are too timid about calling young brethren to the 
ministry, fearing that they cannot be trusted. 
They do not stop to think that they will have to be 
trusted with the affairs of the church very shortly, 
for the older ministers will all soon be gone. 
Then it should be borne in mind that all of our 
present ministers, of special ability, were set apart 
to the work while young, and that not a few, and 
probably the most of them, were installed in the 
midst of doubts and fears upon the part of those 
who could not just see the hand of God in the 
work. Far be it from us to encourage the entrust- 
ing of the Word to unfaithful men, but we believe 
that we have scores of trusty young brethren in all 
parts of the Brotherhood, who will grow into great 
usefulness, if the churches will only place them 
where the Lord and the cause can develop them. 
We suggest that every church look out some of her 
earnest young brethren, call them to the ministry 
in the usual way, and prepare them to take charge 
of the affairs of the kingdom when the older ones 
have passed to their reward. 

Looking at the New Year, in view of the above 
considerations, and a number of others, that we 
need not occupy space to name at this time, it oc- 
curs to us that the present year has in store many 
very important duties awaiting our attention. May 
we not expect important results as the weeks go 
by? J- H. M - 



What it is.— On the part of the more aggressive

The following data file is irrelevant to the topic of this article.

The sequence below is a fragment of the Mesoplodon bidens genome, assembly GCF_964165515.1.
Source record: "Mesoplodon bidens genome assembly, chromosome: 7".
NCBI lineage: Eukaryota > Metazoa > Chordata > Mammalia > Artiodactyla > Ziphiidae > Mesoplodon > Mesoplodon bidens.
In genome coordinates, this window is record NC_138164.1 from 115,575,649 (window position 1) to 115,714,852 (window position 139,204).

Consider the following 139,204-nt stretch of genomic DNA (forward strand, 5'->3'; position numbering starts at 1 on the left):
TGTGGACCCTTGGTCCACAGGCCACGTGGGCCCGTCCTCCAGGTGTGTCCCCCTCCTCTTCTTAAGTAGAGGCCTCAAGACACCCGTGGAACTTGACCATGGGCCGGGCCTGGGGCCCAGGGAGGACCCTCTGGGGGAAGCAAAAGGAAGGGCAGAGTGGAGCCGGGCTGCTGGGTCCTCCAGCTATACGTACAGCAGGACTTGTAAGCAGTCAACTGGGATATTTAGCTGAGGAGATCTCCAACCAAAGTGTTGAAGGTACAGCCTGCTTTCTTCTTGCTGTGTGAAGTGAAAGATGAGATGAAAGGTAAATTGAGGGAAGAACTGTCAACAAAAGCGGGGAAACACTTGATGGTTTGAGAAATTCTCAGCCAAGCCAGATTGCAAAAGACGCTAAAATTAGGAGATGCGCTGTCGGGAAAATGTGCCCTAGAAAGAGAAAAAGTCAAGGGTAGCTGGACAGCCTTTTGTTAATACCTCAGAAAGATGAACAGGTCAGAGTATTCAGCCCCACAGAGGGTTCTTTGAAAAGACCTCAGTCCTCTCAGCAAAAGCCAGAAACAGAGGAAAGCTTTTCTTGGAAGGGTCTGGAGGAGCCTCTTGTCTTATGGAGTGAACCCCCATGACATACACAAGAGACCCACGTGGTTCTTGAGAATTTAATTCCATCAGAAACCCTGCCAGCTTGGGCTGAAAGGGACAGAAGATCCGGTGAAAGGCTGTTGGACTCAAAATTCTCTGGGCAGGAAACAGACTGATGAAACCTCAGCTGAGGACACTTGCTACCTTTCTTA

members of the church, there is no subject that is 
being so deeply considered as that of mission 
work. The position we take in the Christian 
world, as a people, what wc believe and what we 
preach, forces us to be intensely interested in the 
salvation of the world. If we do not show this, 
actively and aggressively, we place our own seal 
on our profession that we do not fully believe what 
wc preach. This may seem to be putting it a little 
strong, but, really, it should be made, if possible, 
tenfold stronger. What makes our condition still 
worse, is, those who intensify our responsibility, as 
a church, are the ones who are least awakened and 
are doing little or nothing for the cause. 

What do we mean by this? We mean this: A 
large per cent of those who are unconcerned and 
doing comparatively nothing for the mission cause 
are the most radical in their views, and believe 
that if the world is to be saved, it must be done 
through the Brethren church. To believe this 
ought to bring to us the magnitude of our respon- 
sibilities to the world, and ought to so stir up our 
souls to a realization of our duty, that we should 
have no rest, day or night, until our own land, 
heathen lands, — all lands, — are supplied with mis-' 
sionaries who would preach the primitive and sav- 
ing Gospel to all people. Why, brother, what do 
we think? What do we believe? How can the 
world be saved unless the true Gospel is preached? 
How can the people hear without a preacher? 
And how can a man preach unless he is sent? 

These are wonderful interrogatories and must 
bring conviction to every thinking mind. Taking 
the most liberal view possible, there are grave re- 
sponsibilities resting upon the Brethren church in 
the mission work. We have a work to do for the 
salvation of souls that can be done by no other 
church. It is our work and what is left undone 
by us will not be done, and we will have to account 
for it. 

Our attitude towards the mission work is not 
what it should be. We are not nearly up to our 
possibilities. The Lord has given us possibilities 
to have the Gospel preached to all the world, if we 
would make half the sacrifice that the importance 
of the work demands. 

What Should our Attitude be? — It should be 
that of calling into requisition all the possibili- 
ties that we have. Every force and power we 
have should be utilized in a work in which the 
salvation of souls is involved. That we are not 
doing this must be very evident to all of us. 
And why? Because we have not seriously consid-